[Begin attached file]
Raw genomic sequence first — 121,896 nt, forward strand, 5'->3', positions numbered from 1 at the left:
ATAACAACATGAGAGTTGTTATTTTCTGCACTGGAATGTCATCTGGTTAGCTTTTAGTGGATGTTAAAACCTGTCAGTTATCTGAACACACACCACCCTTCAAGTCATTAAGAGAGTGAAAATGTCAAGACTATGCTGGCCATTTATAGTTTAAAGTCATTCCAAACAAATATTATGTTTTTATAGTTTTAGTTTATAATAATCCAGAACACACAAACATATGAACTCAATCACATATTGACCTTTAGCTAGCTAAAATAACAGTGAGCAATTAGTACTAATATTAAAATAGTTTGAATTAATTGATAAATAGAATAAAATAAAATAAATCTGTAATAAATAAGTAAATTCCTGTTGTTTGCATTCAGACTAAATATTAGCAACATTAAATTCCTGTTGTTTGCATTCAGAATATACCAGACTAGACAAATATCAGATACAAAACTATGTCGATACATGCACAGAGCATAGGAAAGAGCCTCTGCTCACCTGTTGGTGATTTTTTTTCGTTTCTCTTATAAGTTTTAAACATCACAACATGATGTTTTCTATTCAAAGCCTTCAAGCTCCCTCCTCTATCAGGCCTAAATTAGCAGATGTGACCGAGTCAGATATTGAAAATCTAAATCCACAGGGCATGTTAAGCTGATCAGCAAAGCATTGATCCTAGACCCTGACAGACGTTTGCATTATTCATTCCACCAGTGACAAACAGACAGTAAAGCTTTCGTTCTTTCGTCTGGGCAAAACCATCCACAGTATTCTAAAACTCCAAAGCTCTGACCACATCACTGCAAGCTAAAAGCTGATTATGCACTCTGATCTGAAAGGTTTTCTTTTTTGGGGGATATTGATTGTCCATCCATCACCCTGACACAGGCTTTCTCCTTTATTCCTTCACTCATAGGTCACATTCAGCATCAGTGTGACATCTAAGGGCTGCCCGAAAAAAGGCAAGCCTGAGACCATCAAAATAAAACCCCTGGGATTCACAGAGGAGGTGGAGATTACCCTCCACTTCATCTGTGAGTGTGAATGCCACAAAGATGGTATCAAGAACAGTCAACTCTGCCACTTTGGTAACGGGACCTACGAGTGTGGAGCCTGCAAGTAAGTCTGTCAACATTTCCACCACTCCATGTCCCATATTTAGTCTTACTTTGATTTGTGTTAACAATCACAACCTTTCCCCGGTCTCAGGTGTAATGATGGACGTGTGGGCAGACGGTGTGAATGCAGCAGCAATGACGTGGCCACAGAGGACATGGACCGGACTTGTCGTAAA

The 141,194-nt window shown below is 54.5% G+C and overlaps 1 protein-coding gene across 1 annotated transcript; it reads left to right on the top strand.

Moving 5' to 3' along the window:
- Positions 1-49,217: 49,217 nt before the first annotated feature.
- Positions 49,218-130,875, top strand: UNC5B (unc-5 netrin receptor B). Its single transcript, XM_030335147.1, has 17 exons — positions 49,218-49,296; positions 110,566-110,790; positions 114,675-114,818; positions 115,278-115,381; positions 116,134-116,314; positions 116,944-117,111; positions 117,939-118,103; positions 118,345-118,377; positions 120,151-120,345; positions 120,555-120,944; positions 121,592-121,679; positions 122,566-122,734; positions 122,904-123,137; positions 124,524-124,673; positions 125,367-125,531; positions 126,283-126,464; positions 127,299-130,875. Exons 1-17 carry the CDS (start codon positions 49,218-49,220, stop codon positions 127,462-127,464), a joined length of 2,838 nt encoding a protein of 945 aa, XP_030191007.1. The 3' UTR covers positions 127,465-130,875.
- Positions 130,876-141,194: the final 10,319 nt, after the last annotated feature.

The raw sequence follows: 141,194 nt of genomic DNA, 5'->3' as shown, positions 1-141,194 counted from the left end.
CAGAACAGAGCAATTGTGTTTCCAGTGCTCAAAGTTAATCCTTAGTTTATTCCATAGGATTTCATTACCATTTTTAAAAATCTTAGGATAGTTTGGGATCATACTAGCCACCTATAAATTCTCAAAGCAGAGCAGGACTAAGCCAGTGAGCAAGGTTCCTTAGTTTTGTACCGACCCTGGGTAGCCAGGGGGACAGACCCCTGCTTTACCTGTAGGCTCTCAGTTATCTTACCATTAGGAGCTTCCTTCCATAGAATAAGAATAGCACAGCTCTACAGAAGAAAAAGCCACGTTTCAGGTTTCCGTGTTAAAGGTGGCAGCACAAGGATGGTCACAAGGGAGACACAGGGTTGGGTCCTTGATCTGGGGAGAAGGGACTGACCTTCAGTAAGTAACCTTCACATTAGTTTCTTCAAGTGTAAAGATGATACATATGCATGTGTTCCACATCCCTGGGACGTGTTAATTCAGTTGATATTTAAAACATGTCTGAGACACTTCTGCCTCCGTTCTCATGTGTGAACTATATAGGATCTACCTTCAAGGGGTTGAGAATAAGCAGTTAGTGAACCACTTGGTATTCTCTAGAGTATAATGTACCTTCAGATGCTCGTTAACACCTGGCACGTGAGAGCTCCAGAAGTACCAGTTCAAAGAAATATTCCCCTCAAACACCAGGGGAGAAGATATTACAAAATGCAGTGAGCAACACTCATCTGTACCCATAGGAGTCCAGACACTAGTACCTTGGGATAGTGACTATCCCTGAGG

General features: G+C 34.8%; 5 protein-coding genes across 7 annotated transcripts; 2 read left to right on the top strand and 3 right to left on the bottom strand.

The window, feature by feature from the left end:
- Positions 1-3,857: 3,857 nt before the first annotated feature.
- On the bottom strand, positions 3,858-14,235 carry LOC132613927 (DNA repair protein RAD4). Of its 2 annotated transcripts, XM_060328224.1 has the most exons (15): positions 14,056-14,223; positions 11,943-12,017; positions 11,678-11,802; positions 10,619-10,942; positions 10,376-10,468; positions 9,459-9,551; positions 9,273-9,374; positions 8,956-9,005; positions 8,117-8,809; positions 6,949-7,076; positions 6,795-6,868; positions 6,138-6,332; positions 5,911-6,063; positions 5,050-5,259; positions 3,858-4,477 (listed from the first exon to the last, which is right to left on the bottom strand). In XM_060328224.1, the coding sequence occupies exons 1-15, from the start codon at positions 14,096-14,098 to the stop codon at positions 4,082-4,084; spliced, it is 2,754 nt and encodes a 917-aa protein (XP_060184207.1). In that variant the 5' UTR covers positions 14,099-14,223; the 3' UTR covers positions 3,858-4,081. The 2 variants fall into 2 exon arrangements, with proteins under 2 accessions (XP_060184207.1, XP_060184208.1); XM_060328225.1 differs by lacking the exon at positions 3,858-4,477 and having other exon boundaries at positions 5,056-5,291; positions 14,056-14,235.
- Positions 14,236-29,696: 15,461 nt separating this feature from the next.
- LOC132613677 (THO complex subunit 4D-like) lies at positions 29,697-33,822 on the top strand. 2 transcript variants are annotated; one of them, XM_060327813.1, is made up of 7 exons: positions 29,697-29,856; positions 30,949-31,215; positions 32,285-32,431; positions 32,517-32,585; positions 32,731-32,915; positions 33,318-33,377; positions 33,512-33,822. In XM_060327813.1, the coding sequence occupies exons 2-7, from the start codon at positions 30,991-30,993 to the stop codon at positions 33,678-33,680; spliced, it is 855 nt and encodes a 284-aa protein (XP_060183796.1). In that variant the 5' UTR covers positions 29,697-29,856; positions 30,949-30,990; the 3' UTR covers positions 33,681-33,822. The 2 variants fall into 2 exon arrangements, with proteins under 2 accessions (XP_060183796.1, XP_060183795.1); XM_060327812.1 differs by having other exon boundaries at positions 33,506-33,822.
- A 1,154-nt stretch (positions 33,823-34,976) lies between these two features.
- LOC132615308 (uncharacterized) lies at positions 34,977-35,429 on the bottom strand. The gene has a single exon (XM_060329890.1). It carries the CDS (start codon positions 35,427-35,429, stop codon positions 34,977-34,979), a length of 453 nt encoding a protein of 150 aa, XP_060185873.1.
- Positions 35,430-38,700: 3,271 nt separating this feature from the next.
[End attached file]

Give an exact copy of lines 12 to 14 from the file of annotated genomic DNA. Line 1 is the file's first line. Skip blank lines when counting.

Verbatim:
- Positions 1-3,857: 3,857 nt before the first annotated feature.
- On the bottom strand, positions 3,858-14,235 carry LOC132613927 (DNA repair protein RAD4). Of its 2 annotated transcripts, XM_060328224.1 has the most exons (15): positions 14,056-14,223; positions 11,943-12,017; positions 11,678-11,802; positions 10,619-10,942; positions 10,376-10,468; positions 9,459-9,551; positions 9,273-9,374; positions 8,956-9,005; positions 8,117-8,809; positions 6,949-7,076; positions 6,795-6,868; positions 6,138-6,332; positions 5,911-6,063; positions 5,050-5,259; positions 3,858-4,477 (listed from the first exon to the last, which is right to left on the bottom strand). In XM_060328224.1, the coding sequence occupies exons 1-15, from the start codon at positions 14,096-14,098 to the stop codon at positions 4,082-4,084; spliced, it is 2,754 nt and encodes a 917-aa protein (XP_060184207.1). In that variant the 5' UTR covers positions 14,099-14,223; the 3' UTR covers positions 3,858-4,081. The 2 variants fall into 2 exon arrangements, with proteins under 2 accessions (XP_060184207.1, XP_060184208.1); XM_060328225.1 differs by lacking the exon at positions 3,858-4,477 and having other exon boundaries at positions 5,056-5,291; positions 14,056-14,235.
- Positions 14,236-29,696: 15,461 nt separating this feature from the next.